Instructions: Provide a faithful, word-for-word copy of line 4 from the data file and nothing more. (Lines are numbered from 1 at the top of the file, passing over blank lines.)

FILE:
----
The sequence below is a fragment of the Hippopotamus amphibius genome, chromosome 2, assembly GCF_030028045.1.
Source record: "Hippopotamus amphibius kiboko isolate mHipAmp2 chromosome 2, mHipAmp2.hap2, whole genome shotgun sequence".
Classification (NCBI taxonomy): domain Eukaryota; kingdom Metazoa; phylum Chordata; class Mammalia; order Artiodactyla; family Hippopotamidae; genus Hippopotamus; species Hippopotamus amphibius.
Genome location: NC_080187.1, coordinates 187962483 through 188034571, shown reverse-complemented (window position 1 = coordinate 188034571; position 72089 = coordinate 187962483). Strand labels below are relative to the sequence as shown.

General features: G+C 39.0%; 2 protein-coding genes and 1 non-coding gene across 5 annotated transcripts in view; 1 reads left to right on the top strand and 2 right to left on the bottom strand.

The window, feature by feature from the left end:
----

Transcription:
Genome location: NC_080187.1, coordinates 187962483 through 188034571, shown reverse-complemented (window position 1 = coordinate 188034571; position 72089 = coordinate 187962483). Strand labels below are relative to the sequence as shown.